In the ensuing battle, Lex Luthor, Brainiac, the Kryptonite Man, Krypto, Lana Lang, and Jimmy Olson all die before Superman realizes his parade of villains is missing one figure, Mr. Mxyzptlk, the comedic, transdimensional trickster imp. But with fun and joy stripped away, what can such a character be except a horrifying monster, as he explains that he has grown bored of mischief and decided to be evil, using his powers to create all the pain and suffering of the two-parter.
So Superman kills him, then deliberately exposes himself to gold kryptonite (which permanently removes his powers) before going out into the snow to die. Or so Lois Lane tells the world–mischievously, the comic reveals in its last pages that Superman gave up his powers and faked his death, becoming an ordinary man working in an auto shop, married to Lois, with a young child who (possibly unnoticed by his parents) possesses superpowers. The comic closes with the former Superman, now known as Jordan Elliott, winking to the audience as he teasingly agrees with Lois that “happily ever after” sounds good to him.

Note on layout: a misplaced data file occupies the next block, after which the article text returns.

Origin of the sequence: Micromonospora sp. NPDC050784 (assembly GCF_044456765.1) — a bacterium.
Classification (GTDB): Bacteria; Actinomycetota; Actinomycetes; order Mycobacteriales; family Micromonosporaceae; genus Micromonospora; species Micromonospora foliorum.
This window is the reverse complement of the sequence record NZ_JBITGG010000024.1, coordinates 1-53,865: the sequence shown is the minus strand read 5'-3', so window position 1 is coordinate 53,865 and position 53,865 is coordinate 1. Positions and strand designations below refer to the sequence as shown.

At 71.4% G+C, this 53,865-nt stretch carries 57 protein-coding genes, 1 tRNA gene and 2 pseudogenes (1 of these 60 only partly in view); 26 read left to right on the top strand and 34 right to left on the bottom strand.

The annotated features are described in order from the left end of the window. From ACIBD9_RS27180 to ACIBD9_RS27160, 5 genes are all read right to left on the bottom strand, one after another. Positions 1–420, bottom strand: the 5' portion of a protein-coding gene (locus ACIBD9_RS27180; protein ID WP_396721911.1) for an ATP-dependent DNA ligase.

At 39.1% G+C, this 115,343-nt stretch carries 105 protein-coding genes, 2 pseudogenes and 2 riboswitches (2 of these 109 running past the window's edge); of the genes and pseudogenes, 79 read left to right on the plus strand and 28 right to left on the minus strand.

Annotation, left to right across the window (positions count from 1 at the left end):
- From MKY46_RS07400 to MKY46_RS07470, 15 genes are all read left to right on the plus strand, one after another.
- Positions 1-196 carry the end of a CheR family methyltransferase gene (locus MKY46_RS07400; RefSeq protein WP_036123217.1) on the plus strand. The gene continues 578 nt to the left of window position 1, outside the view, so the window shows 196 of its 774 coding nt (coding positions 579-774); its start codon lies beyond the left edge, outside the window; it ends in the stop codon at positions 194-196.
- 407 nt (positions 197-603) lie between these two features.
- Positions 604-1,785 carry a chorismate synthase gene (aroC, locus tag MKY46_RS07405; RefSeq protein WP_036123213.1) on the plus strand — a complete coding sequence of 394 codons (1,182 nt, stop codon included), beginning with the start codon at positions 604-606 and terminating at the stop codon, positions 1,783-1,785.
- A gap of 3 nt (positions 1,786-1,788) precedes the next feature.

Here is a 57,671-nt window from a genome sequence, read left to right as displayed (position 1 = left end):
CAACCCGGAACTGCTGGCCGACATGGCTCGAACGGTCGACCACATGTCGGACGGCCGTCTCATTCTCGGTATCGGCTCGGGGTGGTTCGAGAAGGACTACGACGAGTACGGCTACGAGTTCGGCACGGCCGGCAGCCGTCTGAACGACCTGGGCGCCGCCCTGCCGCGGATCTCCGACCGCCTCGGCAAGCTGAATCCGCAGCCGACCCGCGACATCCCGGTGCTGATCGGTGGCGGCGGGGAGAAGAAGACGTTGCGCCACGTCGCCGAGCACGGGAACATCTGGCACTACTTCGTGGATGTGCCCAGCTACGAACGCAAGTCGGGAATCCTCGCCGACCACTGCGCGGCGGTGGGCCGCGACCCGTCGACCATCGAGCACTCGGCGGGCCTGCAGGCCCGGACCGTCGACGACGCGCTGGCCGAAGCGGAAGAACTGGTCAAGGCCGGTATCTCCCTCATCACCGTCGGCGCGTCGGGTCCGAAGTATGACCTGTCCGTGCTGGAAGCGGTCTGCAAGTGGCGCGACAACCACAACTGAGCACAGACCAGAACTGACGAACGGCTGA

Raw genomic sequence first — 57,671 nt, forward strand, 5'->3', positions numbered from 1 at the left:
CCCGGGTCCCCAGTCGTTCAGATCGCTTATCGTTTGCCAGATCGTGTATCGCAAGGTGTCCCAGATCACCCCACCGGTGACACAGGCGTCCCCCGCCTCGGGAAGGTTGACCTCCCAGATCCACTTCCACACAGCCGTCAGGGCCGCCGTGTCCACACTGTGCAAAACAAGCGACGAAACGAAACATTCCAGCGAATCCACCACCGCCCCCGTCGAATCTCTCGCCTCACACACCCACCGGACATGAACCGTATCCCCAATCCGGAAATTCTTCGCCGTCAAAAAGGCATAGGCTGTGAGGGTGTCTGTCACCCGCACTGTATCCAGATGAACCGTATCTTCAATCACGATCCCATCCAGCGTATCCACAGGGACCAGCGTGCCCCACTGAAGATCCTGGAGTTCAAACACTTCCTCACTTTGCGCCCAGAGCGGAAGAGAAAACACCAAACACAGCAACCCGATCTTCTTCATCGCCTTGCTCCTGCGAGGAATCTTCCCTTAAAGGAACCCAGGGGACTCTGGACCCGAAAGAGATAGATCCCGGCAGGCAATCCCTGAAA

It is difficult to deny the finality of “happily ever after,” but that wink points to something else. The baby–which is quite happy throughout the story–demonstrates superpowers; Superman and Lois’ story may be ending, but a story continues. Further, the comic has equated ending with pain, suffering, and evil, happiness being what went before: Bizarro’s people “screamed with happiness” before he killed them all, and when he dies, “everything, him go d-dark”; the Prankster and Toyman abandoned their silliness and became deadly serious; and the whole story, we learn at the end, was kicked off by Mr. Mxyzpltk abandoning mischief in favor of evil, ceasing to be a “funny little man.” That wink’s mischief thus represents a restoration of what was, denying this story’s finality.